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Letter II.—The Defects of Beginners.

On the defects of beginners.


I am not surprised at the calmness of the person of whom you speak; it is the fruit of the humility she practised in opening her heart, in spite of her repugnance to doing so; and also the effect of the words that God never fails to inspire, in such a case, to those who are acting in His place. Make her thoroughly understand that God has begun to try her like this to punish her, and to cure her of a subtle hidden pride which she has been nursing without noticing it. The greater has been the trouble, the more it has shown the greatness of the vanity which it has disconcerted, and which rebels at the least humiliation, even that which is interior. This person, therefore, must try to divest herself gradually of that self-complacency which is hidden in the most secret recesses of the heart; whether it be about natural qualities, or about those virtues that she may have, or flatters herself that she possesses. For, without being careful about it, there may be some foolish self-satisfaction in all that; and without allowing it to herself she thinks herself superior to others in many ways. A subtle self-love feeds on these vanities of the spirit, in the way that worldly pride is satisfied with the beauties of the body; and, as the latter finds pleasure in thinking continually of its beauty and in looking in the mirror; so, in the same way the former takes interior delight in all the natural and supernatural gifts which it flatters itself to have received from heaven. The remedy for this diabolical evil (diabolical, because it is the crime of the proud angel) is—

1st. To imitate modest women who never contemplate themselves in the mirror, or who drive from their minds all vain thoughts about their appearance, or exterior accomplishments.

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2nd. To force this self-love often to look at its defects, miseries, and weakness, to enjoy abjection, and to feed on contempt.

3rd. To consider what we have been, what we are, and what we should become, if God removed His hand from us. When we neglect to apply ourselves to these humiliating reflexions, God, in His fatherly goodness, feels obliged to take other means to destroy the secret vanity of souls whom He desires to lead to a high state of perfection; He allows temptation, or even falls that throw them into the deepest confusion to cure them of this inflation of the mind and heart. When God makes use of this bitter but salutary remedy, we must be on our guard to prevent our hearts rebelling against it, but submit humbly without vexation, and without voluntary agitation.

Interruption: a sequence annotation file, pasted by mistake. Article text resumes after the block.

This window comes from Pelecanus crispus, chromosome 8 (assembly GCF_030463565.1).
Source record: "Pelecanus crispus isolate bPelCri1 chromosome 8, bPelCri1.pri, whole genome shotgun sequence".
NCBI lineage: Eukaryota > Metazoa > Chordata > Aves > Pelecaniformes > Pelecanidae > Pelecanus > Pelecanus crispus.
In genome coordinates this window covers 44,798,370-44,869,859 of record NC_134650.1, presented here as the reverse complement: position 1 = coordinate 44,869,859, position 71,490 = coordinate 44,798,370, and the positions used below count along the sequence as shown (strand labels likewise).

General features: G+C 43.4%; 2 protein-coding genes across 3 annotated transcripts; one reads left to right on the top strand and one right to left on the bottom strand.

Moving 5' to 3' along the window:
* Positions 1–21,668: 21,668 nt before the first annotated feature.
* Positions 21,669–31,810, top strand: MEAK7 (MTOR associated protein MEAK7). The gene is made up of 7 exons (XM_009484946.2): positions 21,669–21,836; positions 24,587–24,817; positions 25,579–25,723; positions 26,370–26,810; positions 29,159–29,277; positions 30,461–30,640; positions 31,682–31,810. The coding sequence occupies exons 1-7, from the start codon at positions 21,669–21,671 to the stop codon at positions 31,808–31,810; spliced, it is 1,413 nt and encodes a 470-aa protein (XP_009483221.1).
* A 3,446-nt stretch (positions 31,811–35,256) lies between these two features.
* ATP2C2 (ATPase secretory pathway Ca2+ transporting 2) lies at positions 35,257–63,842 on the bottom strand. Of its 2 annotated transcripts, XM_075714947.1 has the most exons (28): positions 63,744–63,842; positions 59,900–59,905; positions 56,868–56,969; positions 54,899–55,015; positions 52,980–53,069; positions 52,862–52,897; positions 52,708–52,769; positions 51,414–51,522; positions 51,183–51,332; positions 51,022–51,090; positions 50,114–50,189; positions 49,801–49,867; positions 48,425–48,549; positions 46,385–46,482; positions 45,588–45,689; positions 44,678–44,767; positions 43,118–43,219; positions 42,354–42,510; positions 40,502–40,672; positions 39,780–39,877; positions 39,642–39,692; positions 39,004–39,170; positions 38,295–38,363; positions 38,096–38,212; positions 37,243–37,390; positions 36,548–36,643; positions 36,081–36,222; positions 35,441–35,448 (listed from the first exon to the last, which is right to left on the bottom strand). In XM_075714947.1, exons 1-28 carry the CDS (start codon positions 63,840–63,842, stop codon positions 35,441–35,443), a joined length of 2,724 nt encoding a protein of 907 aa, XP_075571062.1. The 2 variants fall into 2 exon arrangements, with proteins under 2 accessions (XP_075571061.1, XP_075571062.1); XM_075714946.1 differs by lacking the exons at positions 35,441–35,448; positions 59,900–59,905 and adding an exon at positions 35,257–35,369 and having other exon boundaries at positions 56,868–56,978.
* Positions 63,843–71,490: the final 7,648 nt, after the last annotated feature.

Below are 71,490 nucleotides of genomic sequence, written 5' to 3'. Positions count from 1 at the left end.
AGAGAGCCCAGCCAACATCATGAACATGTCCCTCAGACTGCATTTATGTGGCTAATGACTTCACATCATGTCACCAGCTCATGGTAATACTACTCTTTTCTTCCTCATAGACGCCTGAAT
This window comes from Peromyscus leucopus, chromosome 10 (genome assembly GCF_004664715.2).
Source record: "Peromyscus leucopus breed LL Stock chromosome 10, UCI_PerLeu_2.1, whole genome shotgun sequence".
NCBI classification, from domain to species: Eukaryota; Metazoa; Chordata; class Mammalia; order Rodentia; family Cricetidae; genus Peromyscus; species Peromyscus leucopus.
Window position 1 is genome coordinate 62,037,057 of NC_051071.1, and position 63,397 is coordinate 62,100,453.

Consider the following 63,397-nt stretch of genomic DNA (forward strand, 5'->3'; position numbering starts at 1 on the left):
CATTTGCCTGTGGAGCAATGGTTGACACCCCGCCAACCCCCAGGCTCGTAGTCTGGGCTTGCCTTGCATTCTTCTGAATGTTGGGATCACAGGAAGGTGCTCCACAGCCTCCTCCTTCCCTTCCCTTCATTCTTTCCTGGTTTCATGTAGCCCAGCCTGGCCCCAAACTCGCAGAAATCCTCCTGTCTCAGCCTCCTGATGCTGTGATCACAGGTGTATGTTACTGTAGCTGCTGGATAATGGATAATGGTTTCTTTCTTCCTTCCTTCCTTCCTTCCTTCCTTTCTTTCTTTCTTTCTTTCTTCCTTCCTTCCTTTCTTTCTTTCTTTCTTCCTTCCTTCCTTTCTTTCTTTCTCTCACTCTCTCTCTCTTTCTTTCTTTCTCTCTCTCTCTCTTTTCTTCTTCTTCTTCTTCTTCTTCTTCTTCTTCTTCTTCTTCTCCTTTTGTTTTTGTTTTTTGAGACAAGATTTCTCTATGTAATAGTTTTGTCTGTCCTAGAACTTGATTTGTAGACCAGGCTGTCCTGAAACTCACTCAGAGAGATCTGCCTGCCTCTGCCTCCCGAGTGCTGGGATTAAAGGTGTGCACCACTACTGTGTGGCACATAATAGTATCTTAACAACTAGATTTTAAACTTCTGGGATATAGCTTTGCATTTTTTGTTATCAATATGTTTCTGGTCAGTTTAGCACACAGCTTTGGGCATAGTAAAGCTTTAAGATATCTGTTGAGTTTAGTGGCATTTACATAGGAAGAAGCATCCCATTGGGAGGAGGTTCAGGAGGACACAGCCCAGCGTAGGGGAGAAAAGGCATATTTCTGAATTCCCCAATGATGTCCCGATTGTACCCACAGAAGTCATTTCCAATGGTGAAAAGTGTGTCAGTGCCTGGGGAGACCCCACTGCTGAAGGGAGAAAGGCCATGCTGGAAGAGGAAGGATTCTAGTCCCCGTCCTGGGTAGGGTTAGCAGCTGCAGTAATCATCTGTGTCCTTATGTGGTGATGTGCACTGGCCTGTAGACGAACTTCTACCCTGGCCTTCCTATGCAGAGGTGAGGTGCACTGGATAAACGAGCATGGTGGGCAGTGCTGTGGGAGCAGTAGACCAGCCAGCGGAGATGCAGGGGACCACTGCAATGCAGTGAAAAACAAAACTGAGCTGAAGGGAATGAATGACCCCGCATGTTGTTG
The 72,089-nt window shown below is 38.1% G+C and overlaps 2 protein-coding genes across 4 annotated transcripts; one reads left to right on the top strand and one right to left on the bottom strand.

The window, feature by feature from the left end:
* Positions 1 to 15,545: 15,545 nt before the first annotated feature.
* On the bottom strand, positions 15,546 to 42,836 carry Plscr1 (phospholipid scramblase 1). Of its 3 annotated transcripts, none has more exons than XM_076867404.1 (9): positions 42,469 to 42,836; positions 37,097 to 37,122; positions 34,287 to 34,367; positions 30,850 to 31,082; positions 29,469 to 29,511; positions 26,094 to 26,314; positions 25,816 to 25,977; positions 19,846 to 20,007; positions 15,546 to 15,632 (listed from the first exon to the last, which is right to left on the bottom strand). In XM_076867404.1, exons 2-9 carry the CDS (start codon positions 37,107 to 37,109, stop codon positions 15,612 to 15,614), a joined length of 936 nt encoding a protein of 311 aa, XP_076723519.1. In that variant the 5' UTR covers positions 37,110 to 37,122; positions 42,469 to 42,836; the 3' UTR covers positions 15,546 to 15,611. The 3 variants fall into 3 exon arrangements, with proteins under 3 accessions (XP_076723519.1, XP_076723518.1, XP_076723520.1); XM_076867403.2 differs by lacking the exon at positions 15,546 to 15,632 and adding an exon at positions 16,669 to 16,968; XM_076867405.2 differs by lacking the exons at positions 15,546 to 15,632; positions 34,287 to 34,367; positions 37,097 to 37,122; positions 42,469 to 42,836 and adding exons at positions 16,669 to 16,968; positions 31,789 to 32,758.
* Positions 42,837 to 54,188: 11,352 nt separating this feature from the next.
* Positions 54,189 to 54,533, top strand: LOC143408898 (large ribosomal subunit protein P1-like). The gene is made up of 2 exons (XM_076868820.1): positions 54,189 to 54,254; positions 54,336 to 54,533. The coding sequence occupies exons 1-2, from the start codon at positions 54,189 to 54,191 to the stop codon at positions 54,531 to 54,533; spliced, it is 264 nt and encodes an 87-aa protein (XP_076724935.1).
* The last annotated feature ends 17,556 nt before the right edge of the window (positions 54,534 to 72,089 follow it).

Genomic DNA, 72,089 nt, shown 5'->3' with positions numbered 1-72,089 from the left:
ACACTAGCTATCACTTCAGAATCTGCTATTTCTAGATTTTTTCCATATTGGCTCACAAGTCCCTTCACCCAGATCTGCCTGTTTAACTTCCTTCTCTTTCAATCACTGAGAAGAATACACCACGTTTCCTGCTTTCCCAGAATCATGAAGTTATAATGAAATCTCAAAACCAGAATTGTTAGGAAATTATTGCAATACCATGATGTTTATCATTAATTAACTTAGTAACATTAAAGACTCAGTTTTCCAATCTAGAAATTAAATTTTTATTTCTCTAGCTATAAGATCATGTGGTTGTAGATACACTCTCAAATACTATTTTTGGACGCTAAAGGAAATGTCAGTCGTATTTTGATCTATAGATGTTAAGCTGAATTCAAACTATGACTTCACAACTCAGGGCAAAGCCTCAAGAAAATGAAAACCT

4th. We ought not to imagine that by dint of reflexions we shall be able to lessen our troubles, but should remain as if motionless in the bosom of the mercy of God, and let the storm pass without struggling against it, and without interior disturbance which would aggravate the evil instead of lessening it.

5th. We should never ask to be delivered from our afflictions since they have been brought about by the favourable action of Providence, but we must pray for patience with ourselves and others, and for an entire resignation.

6th. Instead of becoming strong-minded, we must become like children by a great simplicity, candour, ingenuousness, and openness of heart towards those who have the task of guiding us.

Note.—This letter was addressed in 1731 to Sister Marie-Anne Thérèse de Rosen by Fr. de Caussade, and was about a person who was making a Retreat. There is every reason to believe that it concerned either Madame or Mademoiselle de Lesen whom God had brought back to Himself by the trial of the loss of her property, and who had vowed to become a Religious, but who was obliged to remain in the world for a long time leading a devout life. She made a retreat in 1731 and another in 1732 in the Convent of the Visitation at Nancy, and had Sister Marie-Anne Thérèse de Rosen for her directress. Shortly after she entered the Order of the Annunciation at St. Mihiel in 1733.

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